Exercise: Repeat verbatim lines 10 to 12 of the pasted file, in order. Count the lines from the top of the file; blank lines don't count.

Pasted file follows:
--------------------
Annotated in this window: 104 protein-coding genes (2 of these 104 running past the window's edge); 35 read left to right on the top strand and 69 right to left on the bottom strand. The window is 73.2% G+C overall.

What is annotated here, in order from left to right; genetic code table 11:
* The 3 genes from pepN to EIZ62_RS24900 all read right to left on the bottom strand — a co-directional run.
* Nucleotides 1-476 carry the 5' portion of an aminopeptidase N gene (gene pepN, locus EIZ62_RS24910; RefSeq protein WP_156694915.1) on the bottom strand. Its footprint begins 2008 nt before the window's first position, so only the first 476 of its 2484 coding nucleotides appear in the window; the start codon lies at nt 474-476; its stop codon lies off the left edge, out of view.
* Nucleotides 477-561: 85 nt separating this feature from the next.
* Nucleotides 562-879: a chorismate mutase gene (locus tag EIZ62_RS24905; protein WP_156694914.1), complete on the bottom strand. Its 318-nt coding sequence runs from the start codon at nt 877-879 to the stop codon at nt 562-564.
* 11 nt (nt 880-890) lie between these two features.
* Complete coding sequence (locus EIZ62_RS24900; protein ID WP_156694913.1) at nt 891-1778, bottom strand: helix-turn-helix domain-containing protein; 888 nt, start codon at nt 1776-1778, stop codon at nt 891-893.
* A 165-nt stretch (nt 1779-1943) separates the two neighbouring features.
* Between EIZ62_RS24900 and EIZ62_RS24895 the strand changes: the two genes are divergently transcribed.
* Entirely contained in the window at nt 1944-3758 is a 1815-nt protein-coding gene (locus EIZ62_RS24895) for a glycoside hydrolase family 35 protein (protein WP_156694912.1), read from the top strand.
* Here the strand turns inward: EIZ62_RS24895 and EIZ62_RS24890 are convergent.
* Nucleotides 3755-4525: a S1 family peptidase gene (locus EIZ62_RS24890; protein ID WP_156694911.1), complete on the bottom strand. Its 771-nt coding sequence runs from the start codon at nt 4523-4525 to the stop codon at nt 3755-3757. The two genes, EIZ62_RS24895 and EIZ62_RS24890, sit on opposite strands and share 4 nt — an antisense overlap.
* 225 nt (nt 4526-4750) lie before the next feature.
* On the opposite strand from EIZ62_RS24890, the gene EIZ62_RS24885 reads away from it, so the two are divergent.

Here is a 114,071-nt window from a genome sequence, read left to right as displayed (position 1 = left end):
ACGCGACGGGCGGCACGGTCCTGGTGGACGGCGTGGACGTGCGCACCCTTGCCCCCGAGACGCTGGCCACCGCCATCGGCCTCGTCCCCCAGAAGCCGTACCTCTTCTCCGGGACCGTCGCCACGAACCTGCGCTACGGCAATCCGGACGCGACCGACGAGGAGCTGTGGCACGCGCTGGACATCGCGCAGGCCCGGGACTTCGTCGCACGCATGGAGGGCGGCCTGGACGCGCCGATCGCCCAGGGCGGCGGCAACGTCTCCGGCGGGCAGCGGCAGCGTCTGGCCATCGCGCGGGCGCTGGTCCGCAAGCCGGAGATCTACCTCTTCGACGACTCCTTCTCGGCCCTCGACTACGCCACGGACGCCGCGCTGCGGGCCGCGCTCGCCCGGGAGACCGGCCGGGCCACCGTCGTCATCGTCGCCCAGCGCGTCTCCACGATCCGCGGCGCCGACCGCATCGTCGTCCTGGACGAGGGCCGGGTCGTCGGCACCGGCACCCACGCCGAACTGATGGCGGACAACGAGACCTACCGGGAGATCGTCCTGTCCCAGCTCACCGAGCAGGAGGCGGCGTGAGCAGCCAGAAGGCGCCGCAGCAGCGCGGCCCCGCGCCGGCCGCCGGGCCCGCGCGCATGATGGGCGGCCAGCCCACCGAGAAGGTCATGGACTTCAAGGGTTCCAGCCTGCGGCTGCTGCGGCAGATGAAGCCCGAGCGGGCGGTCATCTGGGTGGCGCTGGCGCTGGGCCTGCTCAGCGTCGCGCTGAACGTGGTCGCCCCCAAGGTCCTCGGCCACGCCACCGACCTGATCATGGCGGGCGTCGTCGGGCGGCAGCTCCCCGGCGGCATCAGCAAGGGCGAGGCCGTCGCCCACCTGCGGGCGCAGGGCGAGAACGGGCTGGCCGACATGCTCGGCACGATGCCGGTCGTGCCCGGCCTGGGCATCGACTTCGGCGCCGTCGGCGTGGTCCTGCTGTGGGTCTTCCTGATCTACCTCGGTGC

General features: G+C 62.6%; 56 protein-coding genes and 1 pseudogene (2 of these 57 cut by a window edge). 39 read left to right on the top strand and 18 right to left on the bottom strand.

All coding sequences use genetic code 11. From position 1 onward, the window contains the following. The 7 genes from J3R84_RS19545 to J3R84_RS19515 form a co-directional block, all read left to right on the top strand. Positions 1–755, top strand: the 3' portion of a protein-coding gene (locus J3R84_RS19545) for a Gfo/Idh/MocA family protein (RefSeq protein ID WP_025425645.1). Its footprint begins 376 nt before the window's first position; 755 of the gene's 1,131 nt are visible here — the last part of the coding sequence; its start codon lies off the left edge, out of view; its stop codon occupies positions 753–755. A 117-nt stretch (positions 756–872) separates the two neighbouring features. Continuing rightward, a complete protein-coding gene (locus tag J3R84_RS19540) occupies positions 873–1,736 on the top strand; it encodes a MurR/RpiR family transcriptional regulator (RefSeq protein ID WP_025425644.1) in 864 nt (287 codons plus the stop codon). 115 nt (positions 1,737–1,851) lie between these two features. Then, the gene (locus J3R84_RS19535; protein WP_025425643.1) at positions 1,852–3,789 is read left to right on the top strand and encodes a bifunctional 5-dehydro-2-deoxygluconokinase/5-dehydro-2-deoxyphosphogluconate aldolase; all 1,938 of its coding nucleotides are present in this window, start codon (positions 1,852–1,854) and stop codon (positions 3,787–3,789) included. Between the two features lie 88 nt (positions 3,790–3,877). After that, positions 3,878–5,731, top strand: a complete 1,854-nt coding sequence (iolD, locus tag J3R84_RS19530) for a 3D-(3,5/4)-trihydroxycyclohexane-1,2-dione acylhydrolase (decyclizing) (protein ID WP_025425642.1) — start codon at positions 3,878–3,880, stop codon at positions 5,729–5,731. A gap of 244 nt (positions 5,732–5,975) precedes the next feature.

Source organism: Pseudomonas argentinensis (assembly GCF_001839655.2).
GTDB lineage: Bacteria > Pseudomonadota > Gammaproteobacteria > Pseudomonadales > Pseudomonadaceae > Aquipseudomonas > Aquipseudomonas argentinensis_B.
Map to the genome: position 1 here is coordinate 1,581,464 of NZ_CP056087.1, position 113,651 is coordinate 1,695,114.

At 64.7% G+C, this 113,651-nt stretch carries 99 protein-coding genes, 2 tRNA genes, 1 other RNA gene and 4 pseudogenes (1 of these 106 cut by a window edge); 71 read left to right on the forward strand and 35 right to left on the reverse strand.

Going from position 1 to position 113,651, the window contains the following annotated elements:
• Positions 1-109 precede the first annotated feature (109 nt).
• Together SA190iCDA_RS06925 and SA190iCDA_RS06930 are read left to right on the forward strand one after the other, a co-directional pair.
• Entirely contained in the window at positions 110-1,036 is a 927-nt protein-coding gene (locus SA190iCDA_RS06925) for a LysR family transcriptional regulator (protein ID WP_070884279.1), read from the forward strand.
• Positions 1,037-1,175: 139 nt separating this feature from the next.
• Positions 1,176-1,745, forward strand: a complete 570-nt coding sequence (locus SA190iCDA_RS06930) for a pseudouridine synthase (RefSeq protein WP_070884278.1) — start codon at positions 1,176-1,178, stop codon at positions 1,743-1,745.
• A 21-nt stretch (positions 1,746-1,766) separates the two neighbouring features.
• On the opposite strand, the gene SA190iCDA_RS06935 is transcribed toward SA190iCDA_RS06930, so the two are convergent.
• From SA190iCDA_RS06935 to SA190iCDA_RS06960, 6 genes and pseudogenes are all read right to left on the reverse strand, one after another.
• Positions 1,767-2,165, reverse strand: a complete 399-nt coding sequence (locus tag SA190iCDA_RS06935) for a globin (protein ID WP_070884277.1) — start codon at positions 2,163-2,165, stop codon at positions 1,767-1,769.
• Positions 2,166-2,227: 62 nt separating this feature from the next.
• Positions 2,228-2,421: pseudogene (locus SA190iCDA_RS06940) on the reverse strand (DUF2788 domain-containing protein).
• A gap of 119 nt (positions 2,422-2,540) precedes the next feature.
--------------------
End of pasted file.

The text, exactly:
* Between EIZ62_RS24900 and EIZ62_RS24895 the strand changes: the two genes are divergently transcribed.
* Entirely contained in the window at nt 1944-3758 is a 1815-nt protein-coding gene (locus EIZ62_RS24895) for a glycoside hydrolase family 35 protein (protein WP_156694912.1), read from the top strand.
* Here the strand turns inward: EIZ62_RS24895 and EIZ62_RS24890 are convergent.